Area A. About 40 m east of the spring, remains of a large building (11.6 × 16.0 m; wall thickness 1.9 m; Fig. 1) were observed on surface. The British Survey identified the building as a church from the Crusader period (SWP III:100), whereas other scholars suggested it was from the Byzantine period. Terraces that were built within the building and upon the outer walls were dismantled during the excavation. The exterior face of the northern wall was constructed from large ashlars (height 0.27–0.55 m) and its interior face (max. preserved height 5.3 m; Fig. 2) consisted of undressed stones (0.24–0.37 m) that were decorated with fresco. An arch was noted in the western part of the wall and a window––in its eastern part, narrow on its exterior side and widening toward the interior side. The entrance to the building (width 1.66 m) was in the western wall. A collapse of ashlar stones was discerned in the center of the eastern wall, where the apse was likely to emerge. The stones apparently derived from the eastern wall that possibly collapsed into the crypt. The finds included potsherds, mainly dating to the Byzantine period, as well as fragments of thin roof tiles, broken pieces of marble and many white and colored mosaic tesserae. Judging by the finds, the building should be dated to the Byzantine period. However, the arch in the northern wall was probably one of a series of cruciform arches intended for the typical Crusader roofing. Accordingly, it appears that the building was used in both the Byzantine and the Crusader periods. Alongside the eastern wall of the building a coin from the nineteenth century was found.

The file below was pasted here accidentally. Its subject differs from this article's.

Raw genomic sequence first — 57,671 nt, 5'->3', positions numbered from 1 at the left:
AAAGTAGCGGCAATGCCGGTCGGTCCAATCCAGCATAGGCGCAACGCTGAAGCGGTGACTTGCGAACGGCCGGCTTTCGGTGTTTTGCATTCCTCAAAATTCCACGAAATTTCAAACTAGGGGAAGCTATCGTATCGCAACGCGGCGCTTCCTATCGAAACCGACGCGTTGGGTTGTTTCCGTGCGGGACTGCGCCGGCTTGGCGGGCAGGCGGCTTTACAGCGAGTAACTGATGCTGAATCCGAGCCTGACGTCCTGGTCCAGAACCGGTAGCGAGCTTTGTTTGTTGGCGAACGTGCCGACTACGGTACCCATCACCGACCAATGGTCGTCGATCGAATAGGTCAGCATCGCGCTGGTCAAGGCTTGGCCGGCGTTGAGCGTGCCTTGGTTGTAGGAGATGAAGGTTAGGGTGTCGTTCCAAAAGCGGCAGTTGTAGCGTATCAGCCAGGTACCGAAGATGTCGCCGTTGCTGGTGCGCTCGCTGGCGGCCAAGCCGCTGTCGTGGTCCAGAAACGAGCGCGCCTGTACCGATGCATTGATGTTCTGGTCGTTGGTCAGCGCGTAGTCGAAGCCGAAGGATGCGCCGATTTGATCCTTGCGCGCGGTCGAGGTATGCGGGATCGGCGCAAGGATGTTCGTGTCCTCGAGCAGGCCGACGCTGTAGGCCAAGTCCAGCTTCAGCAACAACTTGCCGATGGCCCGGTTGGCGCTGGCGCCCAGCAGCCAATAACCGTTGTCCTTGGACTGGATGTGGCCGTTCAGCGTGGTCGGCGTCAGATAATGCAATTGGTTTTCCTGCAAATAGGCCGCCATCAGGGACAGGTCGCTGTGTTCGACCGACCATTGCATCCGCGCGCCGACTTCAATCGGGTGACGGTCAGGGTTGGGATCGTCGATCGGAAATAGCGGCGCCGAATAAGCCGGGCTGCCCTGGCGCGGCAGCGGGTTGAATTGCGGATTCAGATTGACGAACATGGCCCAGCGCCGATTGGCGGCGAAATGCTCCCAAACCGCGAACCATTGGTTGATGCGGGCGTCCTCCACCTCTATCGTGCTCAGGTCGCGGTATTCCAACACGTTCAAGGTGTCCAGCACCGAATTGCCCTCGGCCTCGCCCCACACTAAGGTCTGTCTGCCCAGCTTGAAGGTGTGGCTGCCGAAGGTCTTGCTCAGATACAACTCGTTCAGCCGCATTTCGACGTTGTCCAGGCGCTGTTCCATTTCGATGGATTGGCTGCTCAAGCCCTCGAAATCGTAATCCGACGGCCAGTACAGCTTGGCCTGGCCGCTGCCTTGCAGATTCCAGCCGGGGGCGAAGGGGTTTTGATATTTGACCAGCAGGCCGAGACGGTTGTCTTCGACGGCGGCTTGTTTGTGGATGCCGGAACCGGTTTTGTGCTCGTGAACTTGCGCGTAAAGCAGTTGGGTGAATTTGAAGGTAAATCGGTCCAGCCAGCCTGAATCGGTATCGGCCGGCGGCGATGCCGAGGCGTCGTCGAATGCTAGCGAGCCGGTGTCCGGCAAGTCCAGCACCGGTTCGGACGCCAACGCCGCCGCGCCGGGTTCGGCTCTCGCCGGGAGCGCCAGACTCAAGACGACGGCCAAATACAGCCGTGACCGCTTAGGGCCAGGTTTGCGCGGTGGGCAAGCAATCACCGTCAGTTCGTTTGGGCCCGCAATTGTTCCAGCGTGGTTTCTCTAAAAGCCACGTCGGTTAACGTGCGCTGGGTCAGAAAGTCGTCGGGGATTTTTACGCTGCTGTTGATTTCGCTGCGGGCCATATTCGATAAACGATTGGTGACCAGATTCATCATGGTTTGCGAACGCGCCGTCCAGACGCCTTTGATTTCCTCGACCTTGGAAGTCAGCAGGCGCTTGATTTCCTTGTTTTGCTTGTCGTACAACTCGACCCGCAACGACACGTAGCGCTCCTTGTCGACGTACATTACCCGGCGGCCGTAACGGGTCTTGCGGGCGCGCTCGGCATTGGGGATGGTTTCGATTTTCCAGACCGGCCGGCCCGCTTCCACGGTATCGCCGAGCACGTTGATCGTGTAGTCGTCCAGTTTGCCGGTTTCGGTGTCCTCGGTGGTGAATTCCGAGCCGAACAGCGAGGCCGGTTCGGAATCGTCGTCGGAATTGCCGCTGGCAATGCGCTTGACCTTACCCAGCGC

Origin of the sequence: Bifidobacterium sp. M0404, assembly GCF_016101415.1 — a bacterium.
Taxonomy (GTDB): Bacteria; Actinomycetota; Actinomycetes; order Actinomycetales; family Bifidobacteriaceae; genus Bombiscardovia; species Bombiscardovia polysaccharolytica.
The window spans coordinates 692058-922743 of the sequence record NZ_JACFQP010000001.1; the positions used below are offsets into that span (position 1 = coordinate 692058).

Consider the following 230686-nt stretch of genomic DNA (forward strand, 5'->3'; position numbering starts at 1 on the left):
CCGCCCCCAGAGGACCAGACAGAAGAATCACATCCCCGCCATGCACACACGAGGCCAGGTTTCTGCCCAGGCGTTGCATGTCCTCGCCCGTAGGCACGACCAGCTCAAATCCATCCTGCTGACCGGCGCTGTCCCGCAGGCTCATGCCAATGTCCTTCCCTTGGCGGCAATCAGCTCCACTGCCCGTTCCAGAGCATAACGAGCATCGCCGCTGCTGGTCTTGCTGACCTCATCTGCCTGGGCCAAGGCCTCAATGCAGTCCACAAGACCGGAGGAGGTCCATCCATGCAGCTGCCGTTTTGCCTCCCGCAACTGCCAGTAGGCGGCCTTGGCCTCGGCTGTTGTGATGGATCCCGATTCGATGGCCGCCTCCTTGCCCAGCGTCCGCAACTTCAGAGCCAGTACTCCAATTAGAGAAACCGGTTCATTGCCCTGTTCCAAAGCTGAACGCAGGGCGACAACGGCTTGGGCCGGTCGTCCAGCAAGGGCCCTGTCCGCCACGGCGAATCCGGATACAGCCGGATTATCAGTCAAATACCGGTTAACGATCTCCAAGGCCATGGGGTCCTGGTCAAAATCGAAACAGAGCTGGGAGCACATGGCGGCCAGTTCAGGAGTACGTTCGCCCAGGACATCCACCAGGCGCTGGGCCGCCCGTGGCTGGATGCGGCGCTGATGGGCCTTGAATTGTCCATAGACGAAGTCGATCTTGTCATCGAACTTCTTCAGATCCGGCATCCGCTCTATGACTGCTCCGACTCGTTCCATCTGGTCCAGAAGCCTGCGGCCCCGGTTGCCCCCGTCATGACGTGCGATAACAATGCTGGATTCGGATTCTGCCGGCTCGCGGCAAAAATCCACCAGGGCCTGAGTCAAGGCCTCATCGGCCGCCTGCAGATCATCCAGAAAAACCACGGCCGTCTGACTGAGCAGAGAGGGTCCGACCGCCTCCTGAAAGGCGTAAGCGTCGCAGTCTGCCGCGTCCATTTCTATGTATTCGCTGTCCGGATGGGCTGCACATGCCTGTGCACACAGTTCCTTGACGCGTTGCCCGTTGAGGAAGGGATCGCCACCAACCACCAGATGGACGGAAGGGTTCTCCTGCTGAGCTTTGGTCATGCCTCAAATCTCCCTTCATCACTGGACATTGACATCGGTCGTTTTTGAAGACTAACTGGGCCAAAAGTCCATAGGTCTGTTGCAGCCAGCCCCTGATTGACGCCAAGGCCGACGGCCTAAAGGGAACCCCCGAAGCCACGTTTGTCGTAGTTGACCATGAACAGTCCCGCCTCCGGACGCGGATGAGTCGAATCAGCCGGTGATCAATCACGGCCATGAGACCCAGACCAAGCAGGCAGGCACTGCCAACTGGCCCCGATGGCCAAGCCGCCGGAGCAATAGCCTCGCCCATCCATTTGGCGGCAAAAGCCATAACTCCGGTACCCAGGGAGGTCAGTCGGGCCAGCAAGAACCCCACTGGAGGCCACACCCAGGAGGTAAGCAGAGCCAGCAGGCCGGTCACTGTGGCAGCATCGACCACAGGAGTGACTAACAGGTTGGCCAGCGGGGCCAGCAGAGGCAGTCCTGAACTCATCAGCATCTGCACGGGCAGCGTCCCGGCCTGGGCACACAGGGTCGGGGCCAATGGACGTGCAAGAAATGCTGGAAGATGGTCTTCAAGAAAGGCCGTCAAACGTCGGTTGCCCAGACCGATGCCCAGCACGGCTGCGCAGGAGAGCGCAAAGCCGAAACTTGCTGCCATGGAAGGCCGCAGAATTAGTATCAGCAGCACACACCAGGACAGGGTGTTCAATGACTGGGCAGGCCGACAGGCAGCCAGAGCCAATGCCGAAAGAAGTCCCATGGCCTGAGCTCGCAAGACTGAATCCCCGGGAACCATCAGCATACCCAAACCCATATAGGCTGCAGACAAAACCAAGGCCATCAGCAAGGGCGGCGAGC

Area B. The northern and western walls (width 2 m; max. preserved height 2.4 m) of a large structure (8.5 × 12.7 m), oriented north–south, were observed above surface, c. 40 m to the west of the spring. The southern and eastern walls were partially exposed. All the walls were constructed from large fieldstones (height 0.27–0.45 m; length 0.30–0.68 m; depth up to 0.7 m). Dressed stones were integrated within the corners of the building. Most of the potsherds discovered on the ground within and around the building dated to the Mamluk period, with a lesser part dating to the Byzantine period.


Area C. A subterranean storage pool, which was part of the internal issuing of the spring, was located c. 25–35 m southwest of the exterior issuing point of the spring. The pool (length 5.5–6.0 m, width 4.6–5.3 m, height 5–6 m; Fig. 3) had a concrete ceiling from the British Mandate era that replaced an earlier arched ceiling. The ceiling was exposed and two excavation squares were opened to the east and north of the pool, aiming to reveal and understand the earlier sections of the water system. A covered shaft was detected in the northern square. The shaft enabled the descent into the tunnel that led from the pool to the spring. Above surface and within the two excavation squares was a large amount of potsherds, dating mainly to the Byzantine and Mamluk periods. The finds also included many bricks, broken fragments of ceramic bathhouse pipes (tubuli) and mosaic tesserae that indicated the presence of a nearby bathhouse. Two coins were discovered on surface, one is a Zanjid coin of al-‘Adil Nur al-Din Mahmud (1146–1174 CE; IAA 92795) and the other coin is from the Ottoman period (nineteenth century CE).


Area D. Several channels and water installations were cleared and documented between the spring and a Muslim maqam, 10 m to its south. The installations belonged to the last stage of the spring’s use by the inhabitants of the Qabu village, in the days of the British Mandate. The base of a pressing installation from an oil press was discovered next to the external storage pool.